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The Special Tribunal for Lebanon in 2009

The Special Tribunal for Lebanon in Leidschendam, The Netherlands
The Special Tribunal for Lebanon in Leidschendam, The Netherlands

After the shortcomings of the UNIIIC, followed by more than fourteen bombings and assassination attempts in Lebanon between October 2004 and December 2005, the Lebanese government, led by the party of Saad Hariri, requested that the United Nations create a tribunal of ‘international character’.

On 1 March 2009, the Special Tribunal for Lebanon (STL) opened in Leidschendam (near The Hague), The Netherlands. It was created after the UN Security Council adopted Resolution 1757 under Chapter VII of the UN Charter, which governs UN actions with respect to threats to peace, breaches of peace, and acts of aggression.

The UNIIIC’s mandate ended on 28 February 2009. Jurisdiction was transferred to the STL and the information gathered was handed over to the STL’s Office of the Prosecutor. One of the first acts of the STL was to order the release of the four Lebanese generals who had been detained. This decision was made after the STL’s pre-trial judge ruled that on the basis of the information available to the tribunal there was no cause to hold them (this coincided with a policy of rapprochement between several Western states and Damascus).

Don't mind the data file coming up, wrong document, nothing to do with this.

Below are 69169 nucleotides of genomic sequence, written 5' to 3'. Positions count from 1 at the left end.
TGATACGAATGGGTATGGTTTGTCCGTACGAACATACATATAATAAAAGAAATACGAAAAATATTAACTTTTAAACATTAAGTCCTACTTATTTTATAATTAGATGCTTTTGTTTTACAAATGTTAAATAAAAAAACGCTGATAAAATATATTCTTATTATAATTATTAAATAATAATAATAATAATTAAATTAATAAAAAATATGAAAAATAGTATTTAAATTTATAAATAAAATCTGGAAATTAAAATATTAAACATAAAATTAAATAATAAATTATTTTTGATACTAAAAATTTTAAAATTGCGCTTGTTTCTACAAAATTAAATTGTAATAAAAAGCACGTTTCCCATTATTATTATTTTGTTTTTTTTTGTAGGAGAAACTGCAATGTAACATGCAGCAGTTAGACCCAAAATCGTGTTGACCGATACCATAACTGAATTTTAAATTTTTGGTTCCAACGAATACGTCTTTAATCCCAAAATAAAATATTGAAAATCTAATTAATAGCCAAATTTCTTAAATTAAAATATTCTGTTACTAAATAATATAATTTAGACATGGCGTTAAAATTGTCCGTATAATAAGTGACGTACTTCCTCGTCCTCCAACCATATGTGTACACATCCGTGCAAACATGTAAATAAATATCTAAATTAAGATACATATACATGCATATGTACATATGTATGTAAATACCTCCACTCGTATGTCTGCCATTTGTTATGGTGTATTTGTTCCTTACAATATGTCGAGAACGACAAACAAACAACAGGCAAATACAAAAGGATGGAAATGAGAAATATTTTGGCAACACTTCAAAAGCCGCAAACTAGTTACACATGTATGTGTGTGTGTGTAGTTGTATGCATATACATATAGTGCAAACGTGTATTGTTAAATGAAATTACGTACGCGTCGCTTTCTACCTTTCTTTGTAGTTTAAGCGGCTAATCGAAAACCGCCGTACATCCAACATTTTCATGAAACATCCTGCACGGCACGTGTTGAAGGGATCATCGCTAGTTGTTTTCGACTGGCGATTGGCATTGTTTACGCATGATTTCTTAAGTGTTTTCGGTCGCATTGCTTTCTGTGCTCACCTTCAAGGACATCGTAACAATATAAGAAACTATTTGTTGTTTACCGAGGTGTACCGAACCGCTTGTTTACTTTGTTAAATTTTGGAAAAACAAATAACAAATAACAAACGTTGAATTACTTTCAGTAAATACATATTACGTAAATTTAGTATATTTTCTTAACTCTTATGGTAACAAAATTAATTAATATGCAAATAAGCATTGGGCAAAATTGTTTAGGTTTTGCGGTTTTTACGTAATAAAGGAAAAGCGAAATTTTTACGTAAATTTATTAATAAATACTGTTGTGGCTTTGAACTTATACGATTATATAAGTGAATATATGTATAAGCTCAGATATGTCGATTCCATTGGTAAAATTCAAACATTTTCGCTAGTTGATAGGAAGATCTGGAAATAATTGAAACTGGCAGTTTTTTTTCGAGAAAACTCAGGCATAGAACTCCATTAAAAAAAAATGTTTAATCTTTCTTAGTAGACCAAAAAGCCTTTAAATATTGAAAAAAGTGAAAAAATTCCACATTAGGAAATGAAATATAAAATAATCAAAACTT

A different narative

With the appointment of a new commissioner, the impression began to fade that Syria was the main focus of investigation, especially when the STL released an indictment in June 2011, this time targeting four (later five) persons connected to Hezbollah.

The Tribunal’s report is entirely built on telecommunication data: the ‘co-location’ of cellular phones – traceable to the accused four – that were activated, operated and dismantled in synchronization with Hariri’s whereabouts and crucial parts of the murder plot in the six weeks prior to his death.

Using Call Data Records (CDRs) – which track incoming and outgoing calls, time, date, duration, and importantly, the location from which calls are made (identifiable by the nearby ‘cell towers’ that carry a mobile phone call) – the STL identified a covert network of mobile phones called the ‘Red Network’ used in the planning of the assassination.